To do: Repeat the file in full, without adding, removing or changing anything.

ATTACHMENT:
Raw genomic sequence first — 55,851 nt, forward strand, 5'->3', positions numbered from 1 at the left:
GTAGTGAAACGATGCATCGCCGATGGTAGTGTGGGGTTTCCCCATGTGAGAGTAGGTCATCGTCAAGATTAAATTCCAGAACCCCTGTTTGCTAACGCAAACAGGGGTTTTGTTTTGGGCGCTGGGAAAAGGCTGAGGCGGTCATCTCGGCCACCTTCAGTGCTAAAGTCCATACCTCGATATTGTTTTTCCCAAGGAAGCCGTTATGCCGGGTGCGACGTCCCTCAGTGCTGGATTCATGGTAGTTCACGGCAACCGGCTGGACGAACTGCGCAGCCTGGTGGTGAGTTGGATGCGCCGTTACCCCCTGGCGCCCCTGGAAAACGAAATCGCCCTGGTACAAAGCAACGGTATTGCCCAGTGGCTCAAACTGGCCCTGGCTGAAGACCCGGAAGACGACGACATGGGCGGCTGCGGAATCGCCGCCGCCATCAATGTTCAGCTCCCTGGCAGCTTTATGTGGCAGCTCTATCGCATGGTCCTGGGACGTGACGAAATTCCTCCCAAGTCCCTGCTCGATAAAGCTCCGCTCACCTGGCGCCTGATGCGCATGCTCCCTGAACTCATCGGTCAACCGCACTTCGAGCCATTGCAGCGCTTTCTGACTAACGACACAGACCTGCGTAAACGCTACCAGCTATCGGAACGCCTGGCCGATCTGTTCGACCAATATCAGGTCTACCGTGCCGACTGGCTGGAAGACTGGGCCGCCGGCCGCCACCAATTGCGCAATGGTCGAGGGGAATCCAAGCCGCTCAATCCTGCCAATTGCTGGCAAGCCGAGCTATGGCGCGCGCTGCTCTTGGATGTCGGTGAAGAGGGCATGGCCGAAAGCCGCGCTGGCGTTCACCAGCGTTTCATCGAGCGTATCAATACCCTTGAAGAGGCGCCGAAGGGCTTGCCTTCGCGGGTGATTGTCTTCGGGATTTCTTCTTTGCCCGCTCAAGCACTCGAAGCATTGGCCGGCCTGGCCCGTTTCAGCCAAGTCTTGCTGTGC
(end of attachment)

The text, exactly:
Raw genomic sequence first — 55,851 nt, forward strand, 5'->3', positions numbered from 1 at the left:
GTAGTGAAACGATGCATCGCCGATGGTAGTGTGGGGTTTCCCCATGTGAGAGTAGGTCATCGTCAAGATTAAATTCCAGAACCCCTGTTTGCTAACGCAAACAGGGGTTTTGTTTTGGGCGCTGGGAAAAGGCTGAGGCGGTCATCTCGGCCACCTTCAGTGCTAAAGTCCATACCTCGATATTGTTTTTCCCAAGGAAGCCGTTATGCCGGGTGCGACGTCCCTCAGTGCTGGATTCATGGTAGTTCACGGCAACCGGCTGGACGAACTGCGCAGCCTGGTGGTGAGTTGGATGCGCCGTTACCCCCTGGCGCCCCTGGAAAACGAAATCGCCCTGGTACAAAGCAACGGTATTGCCCAGTGGCTCAAACTGGCCCTGGCTGAAGACCCGGAAGACGACGACATGGGCGGCTGCGGAATCGCCGCCGCCATCAATGTTCAGCTCCCTGGCAGCTTTATGTGGCAGCTCTATCGCATGGTCCTGGGACGTGACGAAATTCCTCCCAAGTCCCTGCTCGATAAAGCTCCGCTCACCTGGCGCCTGATGCGCATGCTCCCTGAACTCATCGGTCAACCGCACTTCGAGCCATTGCAGCGCTTTCTGACTAACGACACAGACCTGCGTAAACGCTACCAGCTATCGGAACGCCTGGCCGATCTGTTCGACCAATATCAGGTCTACCGTGCCGACTGGCTGGAAGACTGGGCCGCCGGCCGCCACCAATTGCGCAATGGTCGAGGGGAATCCAAGCCGCTCAATCCTGCCAATTGCTGGCAAGCCGAGCTATGGCGCGCGCTGCTCTTGGATGTCGGTGAAGAGGGCATGGCCGAAAGCCGCGCTGGCGTTCACCAGCGTTTCATCGAGCGTATCAATACCCTTGAAGAGGCGCCGAAGGGCTTGCCTTCGCGGGTGATTGTCTTCGGGATTTCTTCTTTGCCCGCTCAAGCACTCGAAGCATTGGCCGGCCTGGCCCGTTTCAGCCAAGTCTTGCTGTGC